‘Winter on Fire’: The Evolution of Ukraine’s Revolution

A conversation with Evgeny Afineevsky, the director of Winter on Fire: Ukraine's Fight for Freedom.


Gunshots and screams ring out. “Do something. Do something for the revolution” a man says above the sound of more gunfire. Protesters wearing hardhats and carrying makeshift metal shields are clamoring in the streets, directing each other to avoid sniper fire. A young man stops and turns to the camera to describe how he just dragged a dead body from the street as even more shots echo in the background.

“You thought it would be easy, just go to Maidan, hang out a little and then go back?” the young man says. “Not me.”

The powerful scene is from the last days of the protests known to most of the world as the Maidan, or otherwise known as the Revolution of Dignity in Kiev, that ousted former Ukrainian President Viktor Yanukovych. It’s the starting point for Winter on Fire: Ukraine’s Fight for Freedom, a moving — and at times graphic — documentary that catalogues the 93 days of the protest movement from its early days in November 2013 to its zenith in February 2014. In anticipation of the film’s Friday release on Netflix, Foreign Policy sat down with Evgeny Afineevsky, the film’s Soviet-born American director, during a visit to Washington last week.

“I wanted to show the human story behind the headlines,” Afineevsky told FP. “We never knew what would happen next. We just came to capture events as they unfolded. It was all very organic.”

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Winter on Fire is not an exhaustive history of the Ukraine crisis, but is instead meant to be an on-the-ground account of the protests and the people who fought — and at times died — on the streets. Rather than focus on the sweeping political maneuvers underway in Ukraine or the jostling between Yanukovych, the European Union, and Russia, Afineevsky decided to tell the story of those who came out on the streets and does so with visually stunning and emotionally gripping footage that takes the viewer deep inside the anatomy of the protests.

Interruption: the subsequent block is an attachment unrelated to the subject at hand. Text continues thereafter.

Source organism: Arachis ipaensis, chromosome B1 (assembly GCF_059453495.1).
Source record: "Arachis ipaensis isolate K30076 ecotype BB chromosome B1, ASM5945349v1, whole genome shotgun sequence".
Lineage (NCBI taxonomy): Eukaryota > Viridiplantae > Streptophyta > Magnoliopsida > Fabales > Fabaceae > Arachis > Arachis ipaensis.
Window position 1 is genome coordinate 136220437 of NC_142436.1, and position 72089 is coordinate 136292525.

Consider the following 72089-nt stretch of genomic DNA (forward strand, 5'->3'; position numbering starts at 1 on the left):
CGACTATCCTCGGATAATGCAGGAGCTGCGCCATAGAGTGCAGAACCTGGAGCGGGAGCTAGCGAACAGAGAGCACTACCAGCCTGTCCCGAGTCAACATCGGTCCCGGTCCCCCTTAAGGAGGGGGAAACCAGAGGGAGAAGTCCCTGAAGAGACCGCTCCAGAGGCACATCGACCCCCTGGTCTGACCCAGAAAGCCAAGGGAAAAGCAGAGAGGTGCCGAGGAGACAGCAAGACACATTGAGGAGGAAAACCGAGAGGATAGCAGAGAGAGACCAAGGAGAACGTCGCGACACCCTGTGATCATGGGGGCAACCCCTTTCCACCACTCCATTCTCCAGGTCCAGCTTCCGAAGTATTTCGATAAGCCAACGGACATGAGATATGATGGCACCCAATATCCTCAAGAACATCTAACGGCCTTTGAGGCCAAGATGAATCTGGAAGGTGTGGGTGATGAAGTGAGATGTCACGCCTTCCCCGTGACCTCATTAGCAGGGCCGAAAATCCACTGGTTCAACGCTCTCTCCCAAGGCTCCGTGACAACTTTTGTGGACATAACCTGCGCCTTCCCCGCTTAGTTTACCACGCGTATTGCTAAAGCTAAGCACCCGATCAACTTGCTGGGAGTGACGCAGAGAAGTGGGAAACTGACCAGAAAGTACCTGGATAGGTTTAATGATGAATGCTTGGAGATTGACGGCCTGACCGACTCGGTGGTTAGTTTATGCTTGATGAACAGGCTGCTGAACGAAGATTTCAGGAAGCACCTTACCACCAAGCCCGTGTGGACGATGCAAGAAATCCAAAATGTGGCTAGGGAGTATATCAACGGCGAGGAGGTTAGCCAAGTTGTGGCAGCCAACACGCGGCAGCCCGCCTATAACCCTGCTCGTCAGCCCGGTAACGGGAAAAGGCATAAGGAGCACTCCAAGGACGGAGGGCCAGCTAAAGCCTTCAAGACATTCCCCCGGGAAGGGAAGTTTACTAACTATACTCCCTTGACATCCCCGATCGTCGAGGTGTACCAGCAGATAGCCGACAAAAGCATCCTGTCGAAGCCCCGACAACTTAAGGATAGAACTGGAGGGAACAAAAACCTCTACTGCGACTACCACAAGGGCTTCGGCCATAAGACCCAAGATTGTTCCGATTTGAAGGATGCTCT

When Afineevsky and his team of filmmakers came to the Ukrainian capital in the fall of 2013 to Kiev’s Maidan Nezalezhnosti (Ukrainian for Independence Square), they weren’t exactly sure what they had found. Yanukovych had just backpedalled on signing an association agreement with the EU and the protests were mostly just students camped out.

“At first it was more festival than protest. People just wanted to be heard,” said Afineevsky. “In those early days, nobody was expecting kids being killed or kidnapped in the middle of the night. That surprised lots of people.”

What followed were the iconic scenes that gripped the world and redrew the geopolitical lines in Europe. On Dec. 11, 2013, riot police known as the “Berkut” tried to clear people from the square. Afineevsky’s team vividly captures this clash, with lines of young protesters with their arms locked together struck with batons and dragged away bleeding. As the clashes escalated throughout the night, word spread throughout the city and thousands of new protesters flocked into the square.

“I will always remember that moment, everyone was united. It was when I knew history was happening,”  Afineevsky said.

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At its height, Winter on Fire shows the evolution of a revolution, from student protest to mass movement, while conveying the hopes and dreams those who camped out for months in the freezing cold. Yet Afineevsky’s story is but a snapshot of Ukraine’s full story. Everyday Ukrainians came to protest against the corruption and poor governance that had plagued the country in its 24 years of independence. But the fallout from Maidan — the annexation of Crimea, the war in eastern Ukraine, and the struggle to transition away from the old system of oligarchs and backroom deals — has been equally transformative, and in some cases, detrimental, for Ukraine.

“The movie I made was only one chapter of Ukraine’s history. The story is still unfolding,” said Afineevsky. “But it should be a reminder to all governments, even the current one in Kiev, that this is what happens when you ignore your people.”

Photo credit: Netflix/ “Winter on Fire” 

Reid Standish is a journalist based in Astana, Kazakhstan covering Central Asia and Eurasia for Foreign Policy and other publications. He was formerly an associate editor at FP. Twitter: @reidstan

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